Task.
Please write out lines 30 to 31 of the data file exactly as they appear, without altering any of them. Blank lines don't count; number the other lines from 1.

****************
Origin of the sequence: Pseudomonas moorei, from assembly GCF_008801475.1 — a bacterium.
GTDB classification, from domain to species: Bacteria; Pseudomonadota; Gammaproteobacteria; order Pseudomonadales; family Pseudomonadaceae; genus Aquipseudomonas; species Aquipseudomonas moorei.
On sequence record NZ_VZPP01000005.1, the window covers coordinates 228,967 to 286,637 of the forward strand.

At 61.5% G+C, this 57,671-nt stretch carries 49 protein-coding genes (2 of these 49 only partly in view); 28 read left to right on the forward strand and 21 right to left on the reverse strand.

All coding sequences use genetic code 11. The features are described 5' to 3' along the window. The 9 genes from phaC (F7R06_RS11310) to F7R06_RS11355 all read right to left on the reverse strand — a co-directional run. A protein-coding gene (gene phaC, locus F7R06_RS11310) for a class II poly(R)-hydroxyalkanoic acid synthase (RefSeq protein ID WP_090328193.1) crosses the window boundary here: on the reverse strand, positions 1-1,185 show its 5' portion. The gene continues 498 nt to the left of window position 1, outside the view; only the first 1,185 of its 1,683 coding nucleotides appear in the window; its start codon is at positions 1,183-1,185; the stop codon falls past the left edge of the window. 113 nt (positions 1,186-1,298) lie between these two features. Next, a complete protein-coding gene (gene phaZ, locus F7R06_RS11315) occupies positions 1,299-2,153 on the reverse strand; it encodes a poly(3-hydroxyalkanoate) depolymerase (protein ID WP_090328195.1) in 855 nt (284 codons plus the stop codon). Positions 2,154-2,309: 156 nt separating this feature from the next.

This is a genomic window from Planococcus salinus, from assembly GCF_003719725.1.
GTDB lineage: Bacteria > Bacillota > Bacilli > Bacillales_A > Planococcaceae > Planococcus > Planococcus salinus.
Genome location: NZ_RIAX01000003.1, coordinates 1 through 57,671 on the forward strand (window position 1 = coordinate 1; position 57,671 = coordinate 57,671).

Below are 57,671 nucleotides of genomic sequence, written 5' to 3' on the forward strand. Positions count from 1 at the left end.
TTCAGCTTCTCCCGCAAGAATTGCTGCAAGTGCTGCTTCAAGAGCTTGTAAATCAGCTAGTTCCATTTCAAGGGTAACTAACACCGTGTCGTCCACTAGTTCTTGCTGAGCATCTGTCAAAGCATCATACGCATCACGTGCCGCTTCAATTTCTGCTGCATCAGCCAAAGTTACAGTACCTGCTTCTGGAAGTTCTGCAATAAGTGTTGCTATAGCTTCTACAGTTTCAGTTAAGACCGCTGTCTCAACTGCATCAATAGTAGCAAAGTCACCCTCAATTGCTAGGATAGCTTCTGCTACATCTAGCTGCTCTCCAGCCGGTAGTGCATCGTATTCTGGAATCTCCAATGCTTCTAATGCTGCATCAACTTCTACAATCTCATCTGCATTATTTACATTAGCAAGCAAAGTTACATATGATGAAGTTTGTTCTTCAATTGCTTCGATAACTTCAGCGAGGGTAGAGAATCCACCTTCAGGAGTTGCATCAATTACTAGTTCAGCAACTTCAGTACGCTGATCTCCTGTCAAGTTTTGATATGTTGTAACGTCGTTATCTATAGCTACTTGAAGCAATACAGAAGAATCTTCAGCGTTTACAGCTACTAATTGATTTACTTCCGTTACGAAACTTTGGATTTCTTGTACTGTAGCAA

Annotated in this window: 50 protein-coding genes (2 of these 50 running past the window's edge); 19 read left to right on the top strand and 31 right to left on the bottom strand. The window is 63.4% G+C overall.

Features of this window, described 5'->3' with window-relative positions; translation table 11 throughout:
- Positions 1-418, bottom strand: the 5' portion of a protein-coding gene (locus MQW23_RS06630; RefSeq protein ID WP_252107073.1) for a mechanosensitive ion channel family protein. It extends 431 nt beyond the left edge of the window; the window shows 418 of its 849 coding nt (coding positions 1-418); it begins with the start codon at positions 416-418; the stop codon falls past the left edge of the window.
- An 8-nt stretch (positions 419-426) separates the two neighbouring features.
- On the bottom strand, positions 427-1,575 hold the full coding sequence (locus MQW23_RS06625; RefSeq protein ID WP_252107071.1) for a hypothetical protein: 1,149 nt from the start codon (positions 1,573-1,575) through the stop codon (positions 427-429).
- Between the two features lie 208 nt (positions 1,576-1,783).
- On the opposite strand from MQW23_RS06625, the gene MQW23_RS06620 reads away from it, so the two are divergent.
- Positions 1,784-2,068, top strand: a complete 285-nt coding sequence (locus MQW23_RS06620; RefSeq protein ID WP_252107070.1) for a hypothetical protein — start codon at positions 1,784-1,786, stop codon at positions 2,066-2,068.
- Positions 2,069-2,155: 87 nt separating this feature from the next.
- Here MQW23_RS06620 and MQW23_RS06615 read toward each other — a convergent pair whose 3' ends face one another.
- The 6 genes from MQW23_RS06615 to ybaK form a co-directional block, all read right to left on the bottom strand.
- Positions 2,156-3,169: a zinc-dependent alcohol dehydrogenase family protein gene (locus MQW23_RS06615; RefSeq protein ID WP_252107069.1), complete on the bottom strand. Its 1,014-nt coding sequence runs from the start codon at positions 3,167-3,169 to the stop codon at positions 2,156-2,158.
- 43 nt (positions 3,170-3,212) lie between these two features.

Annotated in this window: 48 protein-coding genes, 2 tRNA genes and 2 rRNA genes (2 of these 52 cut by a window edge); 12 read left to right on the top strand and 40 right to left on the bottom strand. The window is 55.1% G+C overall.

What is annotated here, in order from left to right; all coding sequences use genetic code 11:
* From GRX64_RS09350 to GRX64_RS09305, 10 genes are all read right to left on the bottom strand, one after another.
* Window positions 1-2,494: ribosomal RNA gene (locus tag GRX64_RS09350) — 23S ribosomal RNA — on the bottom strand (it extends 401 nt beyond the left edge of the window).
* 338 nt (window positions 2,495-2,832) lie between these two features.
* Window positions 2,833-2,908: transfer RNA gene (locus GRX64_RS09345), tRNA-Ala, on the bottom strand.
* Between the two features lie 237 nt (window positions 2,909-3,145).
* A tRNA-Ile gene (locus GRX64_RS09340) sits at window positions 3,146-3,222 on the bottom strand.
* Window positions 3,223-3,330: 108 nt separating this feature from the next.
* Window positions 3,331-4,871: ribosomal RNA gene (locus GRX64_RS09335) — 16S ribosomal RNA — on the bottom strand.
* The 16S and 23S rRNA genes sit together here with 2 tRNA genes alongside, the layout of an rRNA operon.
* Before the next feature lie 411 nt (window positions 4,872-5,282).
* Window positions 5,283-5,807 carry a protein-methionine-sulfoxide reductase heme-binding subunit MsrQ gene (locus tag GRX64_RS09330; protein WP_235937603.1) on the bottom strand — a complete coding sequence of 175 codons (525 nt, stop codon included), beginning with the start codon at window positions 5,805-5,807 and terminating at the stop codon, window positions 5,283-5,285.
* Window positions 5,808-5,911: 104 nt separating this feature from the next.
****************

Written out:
* Between the two features lie 237 nt (window positions 2,909-3,145).
* A tRNA-Ile gene (locus GRX64_RS09340) sits at window positions 3,146-3,222 on the bottom strand.